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Plot of equilibrium price of Relative Strength .
Instead of the RS ratio, this is the plot of the price that will make the RS ratio equal to zero, we call this the equilibrium price.
- When the plot is below the symbol price plot, it means stock is performing above the benchmark
- When the plot is above the symbol price plot, it means stock is underperforming in comparison to the benchmark
- When the plot is close (or equal) to the symbol price plot, it means that RS is near the zero line, either crossing over or crossing below

The latest equilibrium is displayed over the plot. This gives a visual and quantitative idea of how far above or below the equilibrium price is in comparison to the current price.

In the above example, we see that HDFC Bank which was performing above the benchmark (trading above equilibrium price) whipsawed a lot (price near equilibrium price), before swaying down during the COVID-19 fall in the market (price is trading below the equilibrium price) . Currently, the equilibrium price is 1136, but HDFC Bank is trading below this price at 1033, around 100 points below.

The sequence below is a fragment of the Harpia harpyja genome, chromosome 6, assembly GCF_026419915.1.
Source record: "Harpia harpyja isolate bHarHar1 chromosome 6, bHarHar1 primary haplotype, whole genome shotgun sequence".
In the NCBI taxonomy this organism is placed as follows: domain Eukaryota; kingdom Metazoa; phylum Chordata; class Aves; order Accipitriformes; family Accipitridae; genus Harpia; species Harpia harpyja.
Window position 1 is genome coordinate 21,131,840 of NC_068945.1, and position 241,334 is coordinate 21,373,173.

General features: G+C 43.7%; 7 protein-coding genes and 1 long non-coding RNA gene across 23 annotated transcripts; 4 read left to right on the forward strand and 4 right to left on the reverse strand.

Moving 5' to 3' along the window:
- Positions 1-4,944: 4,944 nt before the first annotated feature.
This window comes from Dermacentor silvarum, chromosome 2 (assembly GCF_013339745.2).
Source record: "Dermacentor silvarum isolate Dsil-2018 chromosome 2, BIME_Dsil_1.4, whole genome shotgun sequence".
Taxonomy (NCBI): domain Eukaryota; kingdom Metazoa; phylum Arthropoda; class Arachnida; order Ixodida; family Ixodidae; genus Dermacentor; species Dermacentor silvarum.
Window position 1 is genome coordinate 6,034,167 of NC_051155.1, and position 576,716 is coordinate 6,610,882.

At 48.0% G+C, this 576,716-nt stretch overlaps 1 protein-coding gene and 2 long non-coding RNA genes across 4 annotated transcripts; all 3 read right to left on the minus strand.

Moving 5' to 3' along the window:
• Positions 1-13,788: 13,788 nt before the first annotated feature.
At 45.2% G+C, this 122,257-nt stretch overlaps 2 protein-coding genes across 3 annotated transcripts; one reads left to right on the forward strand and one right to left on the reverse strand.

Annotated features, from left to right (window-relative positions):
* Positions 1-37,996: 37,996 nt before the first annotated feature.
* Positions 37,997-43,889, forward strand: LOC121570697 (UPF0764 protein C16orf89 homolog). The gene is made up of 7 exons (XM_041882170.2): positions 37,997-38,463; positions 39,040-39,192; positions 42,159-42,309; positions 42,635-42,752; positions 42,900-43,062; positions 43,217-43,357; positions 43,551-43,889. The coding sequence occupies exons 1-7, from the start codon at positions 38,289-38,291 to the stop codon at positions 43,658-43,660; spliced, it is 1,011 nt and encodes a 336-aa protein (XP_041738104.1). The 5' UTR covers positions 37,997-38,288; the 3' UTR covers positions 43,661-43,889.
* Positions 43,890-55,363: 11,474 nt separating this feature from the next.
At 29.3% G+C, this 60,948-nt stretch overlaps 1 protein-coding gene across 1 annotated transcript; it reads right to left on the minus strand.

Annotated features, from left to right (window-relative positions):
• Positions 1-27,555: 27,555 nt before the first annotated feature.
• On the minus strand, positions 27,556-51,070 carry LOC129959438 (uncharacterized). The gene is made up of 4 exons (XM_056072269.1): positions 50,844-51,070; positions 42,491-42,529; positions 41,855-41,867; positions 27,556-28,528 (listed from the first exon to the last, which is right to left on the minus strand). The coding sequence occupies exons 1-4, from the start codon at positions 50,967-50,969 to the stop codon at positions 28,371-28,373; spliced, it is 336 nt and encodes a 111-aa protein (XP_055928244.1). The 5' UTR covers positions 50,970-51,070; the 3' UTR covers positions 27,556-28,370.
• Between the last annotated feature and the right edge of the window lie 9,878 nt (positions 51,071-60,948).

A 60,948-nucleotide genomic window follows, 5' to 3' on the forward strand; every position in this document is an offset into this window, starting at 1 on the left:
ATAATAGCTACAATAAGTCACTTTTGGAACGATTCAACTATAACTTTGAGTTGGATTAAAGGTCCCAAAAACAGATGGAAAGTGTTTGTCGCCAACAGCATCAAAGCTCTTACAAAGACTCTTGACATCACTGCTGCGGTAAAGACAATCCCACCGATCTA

## תגובות harlal1977
@harlal1977, Hi, you should use it the same way you use ARS/SRS technique. This study just shifts the focus from the ratio and zero line to the price of the stock. I find it useful at times because ultimately that is what we are going to trade with once we get a buy/sell/hold signal. In fact it is the same mathematical formula that is used for RS calculations, I just twisted the equation. For example, if I look at HDFC Bank today (1-Aug-2020), I will immediately know that I should wait for a price appreciation of 100 units for me to know that it is now performing at par with Nifty. Looking at the RS ratio, I would not know yet how many points of appreciation or depreciation is required before matching the benchmark. Hope you understand now. There could be many more ways to utilise this concept of equilibrium price, I just provided one obvious one.
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